I’m not talking about the ego either. When we were kids, we used to say someone who “thought too much of themselves” had a big head. Our parents would say, “Who do you think you are, the Queen of Sheba?” We had no idea who the Queen of Sheba was, but it was obvious thinking too much of herself was very bad. I wasn’t aware of thinking too little of myself being of the ego until I read A Course in Miracles. Then I couldn’t believe it…not so much that the ego was also the mean and belittling voice, but that apparently, I wasn’t the only one who had that voice within me. (Who knew?)
I’d read A Course in Miracles seven times before there was even a hint that a new “course in miracles for the heart” was going to come to me. The first hint was a dream I had, about a year and a half prior, that told me I could no longer sell my mind for money, my mind now belonged to God. I was pretty sure I was being told that if I’d leave my job, some new work for God would show up, but I wasn’t eager to do it. That’s when I first began to feel a new mental incapacity, as if I was being made so incapable that I would have no choice but to leave my job. After I did, it was eight months more before the next clues came, and then only when I got desperate. In my desperation, I turned to ACIM, which I’d put away for a while, and opened it at random. The first words I saw, in the Course’s Manual for Teachers, were “Help is here.” The teachers of teachers then began to guide me toward the announcement of what it was Jesus wanted my mind for, and this guidance was then aided when my soul sister, Mary Love, told me of a dream she’d had about a new course in miracles.
The way Jesus chose to get past my defenses to the real me, was by replacing the thoughts of my mind, letting that incapacity broaden, and letting a new capacity come. The departure of those thoughts that weren’t me, and their replacement with “thoughts I didn’t think,” left the way open for my heart to be captured by the relationship…a relationship of love that felt very personal in that “closer than breathing” way.
Then there was “what Jesus said.” He said the time of the Holy Spirit (our helper) is behind us, and that the time of Christ (our identity) is upon us. It’s time, he said, to elevate the Self of form, to end learning, enter dialogue as who we are, and create the new.
As A Course in Miracles reader, I knew from the onset that my thinking needed to change, and that I was being shown some ways that could happen. I considered ACIM the greatest spiritual text I’d ever read. But I didn’t feel like I had to “get” every part of it, any more than I felt I had to know the Bible backwards and forwards to be Christian. So, I never did identify every struggle I had as caused by the ego, and I didn’t even when Jesus repeated much of his cautionary tale at the start of ACOL. But Jesus moves us along, (really, you have to read the Combined Volume cover-to-cover to experience the movement), and addresses us differently as we begin to return to our true nature.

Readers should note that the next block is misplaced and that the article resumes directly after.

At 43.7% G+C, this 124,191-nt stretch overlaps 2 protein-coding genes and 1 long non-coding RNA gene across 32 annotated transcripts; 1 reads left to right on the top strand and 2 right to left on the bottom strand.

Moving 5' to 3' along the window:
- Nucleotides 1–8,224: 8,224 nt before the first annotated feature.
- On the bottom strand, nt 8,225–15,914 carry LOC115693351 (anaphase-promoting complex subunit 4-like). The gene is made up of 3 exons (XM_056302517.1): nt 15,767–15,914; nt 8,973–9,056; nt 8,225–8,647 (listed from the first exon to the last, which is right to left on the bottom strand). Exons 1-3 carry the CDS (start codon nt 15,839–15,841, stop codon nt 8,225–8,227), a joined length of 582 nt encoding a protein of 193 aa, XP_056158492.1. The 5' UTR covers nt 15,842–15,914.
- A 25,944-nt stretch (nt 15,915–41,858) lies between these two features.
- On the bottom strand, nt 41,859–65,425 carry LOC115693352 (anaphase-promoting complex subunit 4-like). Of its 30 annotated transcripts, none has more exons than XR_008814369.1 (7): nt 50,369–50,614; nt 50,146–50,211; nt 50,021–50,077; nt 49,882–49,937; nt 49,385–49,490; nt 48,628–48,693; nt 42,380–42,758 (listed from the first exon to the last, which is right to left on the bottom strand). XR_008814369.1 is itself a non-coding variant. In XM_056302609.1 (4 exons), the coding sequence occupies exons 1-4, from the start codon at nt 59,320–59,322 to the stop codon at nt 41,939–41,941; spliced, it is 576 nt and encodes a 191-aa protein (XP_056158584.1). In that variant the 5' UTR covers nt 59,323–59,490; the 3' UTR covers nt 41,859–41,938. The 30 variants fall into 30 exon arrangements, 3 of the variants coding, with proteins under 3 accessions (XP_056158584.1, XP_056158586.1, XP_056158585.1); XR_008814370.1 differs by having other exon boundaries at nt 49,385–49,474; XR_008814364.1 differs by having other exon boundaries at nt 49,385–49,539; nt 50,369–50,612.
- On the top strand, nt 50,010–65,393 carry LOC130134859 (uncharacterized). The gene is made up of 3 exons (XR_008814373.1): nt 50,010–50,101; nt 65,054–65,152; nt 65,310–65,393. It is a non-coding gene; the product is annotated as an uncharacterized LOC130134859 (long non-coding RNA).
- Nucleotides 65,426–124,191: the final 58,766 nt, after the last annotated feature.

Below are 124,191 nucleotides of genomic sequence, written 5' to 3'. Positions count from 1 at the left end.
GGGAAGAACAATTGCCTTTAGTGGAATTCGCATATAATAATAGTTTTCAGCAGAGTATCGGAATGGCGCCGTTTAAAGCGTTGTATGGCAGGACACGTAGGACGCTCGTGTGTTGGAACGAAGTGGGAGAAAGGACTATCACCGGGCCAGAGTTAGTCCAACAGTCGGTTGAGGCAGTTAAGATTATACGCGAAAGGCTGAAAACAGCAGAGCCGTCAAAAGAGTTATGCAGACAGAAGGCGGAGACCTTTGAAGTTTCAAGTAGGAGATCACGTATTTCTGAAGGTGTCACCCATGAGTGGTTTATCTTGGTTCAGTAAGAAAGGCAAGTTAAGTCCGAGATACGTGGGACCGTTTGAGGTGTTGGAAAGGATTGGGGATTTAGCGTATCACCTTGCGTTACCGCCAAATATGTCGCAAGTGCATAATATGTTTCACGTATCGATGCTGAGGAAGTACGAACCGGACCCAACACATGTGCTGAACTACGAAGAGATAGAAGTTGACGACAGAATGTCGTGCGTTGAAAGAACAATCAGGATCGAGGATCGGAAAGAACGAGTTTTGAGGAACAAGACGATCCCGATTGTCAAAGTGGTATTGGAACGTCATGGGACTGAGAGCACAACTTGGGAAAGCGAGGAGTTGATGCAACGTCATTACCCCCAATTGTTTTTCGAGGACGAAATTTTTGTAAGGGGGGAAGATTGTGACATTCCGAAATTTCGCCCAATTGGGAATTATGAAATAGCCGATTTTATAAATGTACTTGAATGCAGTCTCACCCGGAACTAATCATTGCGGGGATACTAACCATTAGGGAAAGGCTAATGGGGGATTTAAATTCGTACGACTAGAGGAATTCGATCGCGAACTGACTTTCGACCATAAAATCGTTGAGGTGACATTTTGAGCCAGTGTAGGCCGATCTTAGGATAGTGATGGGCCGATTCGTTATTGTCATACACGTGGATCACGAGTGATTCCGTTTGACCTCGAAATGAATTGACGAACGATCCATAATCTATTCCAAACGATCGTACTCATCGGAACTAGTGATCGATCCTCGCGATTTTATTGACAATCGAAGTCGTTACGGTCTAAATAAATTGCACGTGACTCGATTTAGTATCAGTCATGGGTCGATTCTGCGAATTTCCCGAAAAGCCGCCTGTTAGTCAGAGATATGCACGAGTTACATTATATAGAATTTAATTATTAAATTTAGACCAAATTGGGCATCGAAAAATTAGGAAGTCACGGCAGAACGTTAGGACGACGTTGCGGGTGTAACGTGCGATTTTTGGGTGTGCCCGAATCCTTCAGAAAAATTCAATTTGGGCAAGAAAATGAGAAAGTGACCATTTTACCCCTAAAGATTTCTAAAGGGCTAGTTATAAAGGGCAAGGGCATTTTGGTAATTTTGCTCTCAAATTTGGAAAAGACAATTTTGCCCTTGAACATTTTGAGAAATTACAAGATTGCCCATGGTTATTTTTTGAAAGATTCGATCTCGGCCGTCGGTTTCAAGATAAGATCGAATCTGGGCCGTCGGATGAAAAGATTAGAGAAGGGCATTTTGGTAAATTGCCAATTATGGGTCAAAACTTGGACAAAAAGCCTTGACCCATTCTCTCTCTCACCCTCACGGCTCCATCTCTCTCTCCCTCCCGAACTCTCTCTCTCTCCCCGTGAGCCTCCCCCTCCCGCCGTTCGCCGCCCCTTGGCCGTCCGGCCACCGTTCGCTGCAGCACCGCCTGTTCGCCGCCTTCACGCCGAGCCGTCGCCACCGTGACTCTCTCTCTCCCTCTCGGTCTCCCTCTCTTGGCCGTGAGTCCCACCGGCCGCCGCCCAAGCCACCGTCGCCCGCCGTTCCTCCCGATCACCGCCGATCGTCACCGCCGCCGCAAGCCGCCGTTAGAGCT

Being true is no cake walk. I feel as if I’ve experienced every pitfall known to humankind. I felt called to a way of solitude about two years after receiving the course. Even with time and quiet and an absence of external influences, I still got caught up in one thing and another. I was told once (by the great voice) to quit strewing garbage before myself and this course. I was also told to quit being lofty and to fall to the ground like a leaf. I’ve been down in the dirt a lot, and having gotten used to it, I’m planning to stay.
It gets easier. Knowing when you’re not being true, you won’t even have to challenge yourself to be more aware. You’ll be so aware that you’ll let fewer and fewer people, feelings, and situations control you. Your roles won’t hold you. Your guilt won’t exert the same influence (if any). You may still listen when people say, “You can’t think of yourself that way,” but you might eventually shoot back, “Why can’t I?”
You’ll find yourself to be the truth you must be true to. The end of the story is the same. When the false is gone, the true is left in its place. The false isn’t “out there” it’s in you, and the “true” isn’t “out there.” It’s you. When you are who you are, there is an acceptance, not of something gained, but of something given being finally received.
Freedom to be who you are is a peculiar thing. As soon as you begin to realize it, and to realize it comes of being true, you also see that being true becomes an obligation in the best sense of the word. It still makes me a little nervous though, and I still get anxious when talking about this work. Our selves are so precious, so unique. It feels so inappropriate sometimes to talk of who “we” are. But you might say I know just enough to know that you get to be you, and I get to be me, and that this is the only combination that can combine into a new we.
I know we’re free to be imperfect, to make mistakes, to err and grieve and turn to love again. I know we’re free to be friendly and personal and to laugh until we cry and love until it hurts, and that by just admitting it, we can give each other lots of solace, make room to be fully who we are and, at the same time, open space for new knowing to come.
Acceptance, rather than rejection of who we are, is the path. . . .
The only one who can stop you now is yourself.
The only permission you ever needed was your own.
(The Dialogues, Day 9.3-4)